The IRS has also stated that it will not accept 2017 tax returns that don’t indicate whether the filer had insurance for the year.  It’s crucial that you work with an HR professional who can help you with the complicated ACA reporting requirements.

4) Equal Employment Opportunity Commission wage reporting
Toward the end of the Obama administration, a ruling was issued that would have required companies that file EEO-1 Reports to provide data on employee compensation and hours worked, categorized by sex, race and ethnicity. This requirement was supposed to apply to the EEO-1 Reports for 2017, which would have been due by March 31, 2018.

The Trump administration stayed the wage data reporting requirement of the EEO-1 Report for further study. The EEOC is expected to provide more information in the near future about the revised EEO-1 Report’s status and what employers should expect.

Even without this requirement, employers should still take steps to ensure that they are providing equal pay to employees who perform similar work, regardless of factors such as sex, race, ethnicity, etc., to comply with any applicable equal pay laws (discussed in more detail below) and anti-discrimination laws and to be at the forefront of best practices. Start by reviewing the current compensation bands within your company. Review your pay bands within each individual job title or each department and see where pay gaps lie. Determine whether there are legitimate factors for the pay gap and, if not, develop a way in which you can begin to close the gap. This can be done with incentive programs, greater annual wage increases for high performers or even temporary wage increase freezes until you are able to level the playing field.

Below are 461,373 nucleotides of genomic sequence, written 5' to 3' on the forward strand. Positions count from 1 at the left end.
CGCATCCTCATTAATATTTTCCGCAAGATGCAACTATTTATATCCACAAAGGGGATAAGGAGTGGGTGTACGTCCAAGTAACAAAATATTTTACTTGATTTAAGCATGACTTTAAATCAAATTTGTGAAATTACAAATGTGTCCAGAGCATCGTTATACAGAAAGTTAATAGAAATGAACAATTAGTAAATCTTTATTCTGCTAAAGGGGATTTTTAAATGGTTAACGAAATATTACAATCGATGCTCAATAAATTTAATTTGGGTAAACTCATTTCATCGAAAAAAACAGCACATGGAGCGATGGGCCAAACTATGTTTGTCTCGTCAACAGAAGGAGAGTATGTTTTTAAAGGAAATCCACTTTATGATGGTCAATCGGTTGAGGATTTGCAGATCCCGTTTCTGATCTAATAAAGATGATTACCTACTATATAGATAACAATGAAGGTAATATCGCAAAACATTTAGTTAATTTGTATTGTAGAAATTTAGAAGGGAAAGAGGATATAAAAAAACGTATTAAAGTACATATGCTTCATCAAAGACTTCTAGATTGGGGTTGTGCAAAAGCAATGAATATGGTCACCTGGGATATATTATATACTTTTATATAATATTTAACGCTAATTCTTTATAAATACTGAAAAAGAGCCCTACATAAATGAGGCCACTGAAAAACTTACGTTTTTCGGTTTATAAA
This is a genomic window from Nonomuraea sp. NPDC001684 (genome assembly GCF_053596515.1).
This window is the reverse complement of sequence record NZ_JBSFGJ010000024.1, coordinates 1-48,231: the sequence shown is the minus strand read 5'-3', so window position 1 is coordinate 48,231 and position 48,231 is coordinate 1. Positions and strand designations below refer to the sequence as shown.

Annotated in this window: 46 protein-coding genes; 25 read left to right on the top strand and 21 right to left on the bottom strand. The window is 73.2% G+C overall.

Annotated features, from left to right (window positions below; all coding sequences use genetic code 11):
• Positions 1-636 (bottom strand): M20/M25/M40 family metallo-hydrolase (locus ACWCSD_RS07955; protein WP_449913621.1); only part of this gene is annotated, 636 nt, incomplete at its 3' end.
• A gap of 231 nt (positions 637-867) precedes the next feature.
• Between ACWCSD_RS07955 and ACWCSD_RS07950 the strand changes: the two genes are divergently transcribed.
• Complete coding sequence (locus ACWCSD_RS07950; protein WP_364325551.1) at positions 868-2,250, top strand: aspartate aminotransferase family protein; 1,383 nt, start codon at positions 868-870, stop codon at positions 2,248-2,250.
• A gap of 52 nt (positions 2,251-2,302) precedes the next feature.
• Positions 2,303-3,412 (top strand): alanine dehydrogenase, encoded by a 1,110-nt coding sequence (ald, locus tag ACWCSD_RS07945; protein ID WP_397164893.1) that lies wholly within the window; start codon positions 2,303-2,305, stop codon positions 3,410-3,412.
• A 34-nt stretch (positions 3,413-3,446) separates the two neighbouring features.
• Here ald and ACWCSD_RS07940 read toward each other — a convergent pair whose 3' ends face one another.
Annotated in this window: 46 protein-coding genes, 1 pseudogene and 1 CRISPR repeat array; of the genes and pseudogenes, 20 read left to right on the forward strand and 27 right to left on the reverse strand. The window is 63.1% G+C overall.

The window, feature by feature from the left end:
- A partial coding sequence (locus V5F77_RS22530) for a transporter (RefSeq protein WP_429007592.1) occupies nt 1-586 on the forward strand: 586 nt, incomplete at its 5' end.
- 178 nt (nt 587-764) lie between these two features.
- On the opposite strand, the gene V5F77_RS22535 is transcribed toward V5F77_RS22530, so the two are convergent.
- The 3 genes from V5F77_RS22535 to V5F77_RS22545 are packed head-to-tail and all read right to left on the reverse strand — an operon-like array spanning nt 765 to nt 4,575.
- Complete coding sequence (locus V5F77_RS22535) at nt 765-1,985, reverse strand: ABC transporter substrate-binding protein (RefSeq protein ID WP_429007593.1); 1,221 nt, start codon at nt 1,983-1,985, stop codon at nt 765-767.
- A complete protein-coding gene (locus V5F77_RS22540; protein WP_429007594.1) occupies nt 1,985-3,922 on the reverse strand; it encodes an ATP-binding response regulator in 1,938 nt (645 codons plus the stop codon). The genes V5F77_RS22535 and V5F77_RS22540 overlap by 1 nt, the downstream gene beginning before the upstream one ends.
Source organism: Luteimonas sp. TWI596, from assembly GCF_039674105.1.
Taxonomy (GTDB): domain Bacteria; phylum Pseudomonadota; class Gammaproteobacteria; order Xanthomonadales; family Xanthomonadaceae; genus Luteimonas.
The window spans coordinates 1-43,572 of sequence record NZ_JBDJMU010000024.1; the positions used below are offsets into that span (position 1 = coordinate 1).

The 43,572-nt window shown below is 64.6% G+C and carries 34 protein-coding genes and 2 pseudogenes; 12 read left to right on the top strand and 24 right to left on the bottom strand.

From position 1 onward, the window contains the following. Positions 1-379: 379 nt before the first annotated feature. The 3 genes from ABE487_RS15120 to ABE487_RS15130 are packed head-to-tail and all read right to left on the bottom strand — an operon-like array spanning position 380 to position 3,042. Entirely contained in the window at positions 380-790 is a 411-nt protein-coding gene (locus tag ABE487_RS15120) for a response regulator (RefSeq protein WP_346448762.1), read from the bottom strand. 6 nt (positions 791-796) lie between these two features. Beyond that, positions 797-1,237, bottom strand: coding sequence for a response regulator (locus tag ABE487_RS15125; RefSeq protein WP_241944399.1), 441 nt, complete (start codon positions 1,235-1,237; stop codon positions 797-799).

5) Salary equality
Various companies have taken steps, especially over the last few years, to close the gender gap when it comes to compensation. The trend will likely continue into 2018 as more states and cities enact laws intended to keep employers from asking about—or relying on—salary history as a basis for compensation negotiations, which is one way to combat historic difference in compensation by gender. One would expect additional actions from states and municipalities to address this issue as well.

California is on the cutting edge of this trend, having previously enacted the California Equal Pay and Fair Pay Acts. Those regulations allow employees to openly discuss compensation and require equal pay for employees who perform “substantially similar work,” among other provisions. In addition, California recently passed a ban on salary history inquiry that begins on January 1, 2018.This ban prohibits California employers from asking about or seeking previous salary history and from including that information in decisions regarding compensation or an offer of employment. Notably, the California law requires an employer, upon reasonable request, to provide an applicant with the pay scale for a position.

Delaware and Oregon also have compensation history inquiry restrictions in place. Massachusetts is set to follow in 2018. San Francisco and New York City have also passed similar regulations. Additionally, there are federal laws, such as the Lily Ledbetter Equal Pay Act and the Equal Pay Act, which address unfair wage gaps. You can expect the list to grow over time, as more and more cities and states seek strategies to address pay inequality.

These are just a few of the major HR topics businesses should keep an eye on in 2018. As always, TriNet will stay abreast of trends and changing legislation that affect SMBs.

This communication is for informational purposes only; it is not legal, tax or accounting advice; and is not an offer to sell, buy or procure insurance.

This post may contain hyperlinks to websites operated by parties other than TriNet. Such hyperlinks are provided for reference only. TriNet does not control such websites and is not responsible for their content. Inclusion of such hyperlinks on TriNet.com does not necessarily imply any endorsement of the material on such websites or association with their operators.

Jenna Brown is a principal human capital consultant with TriNet.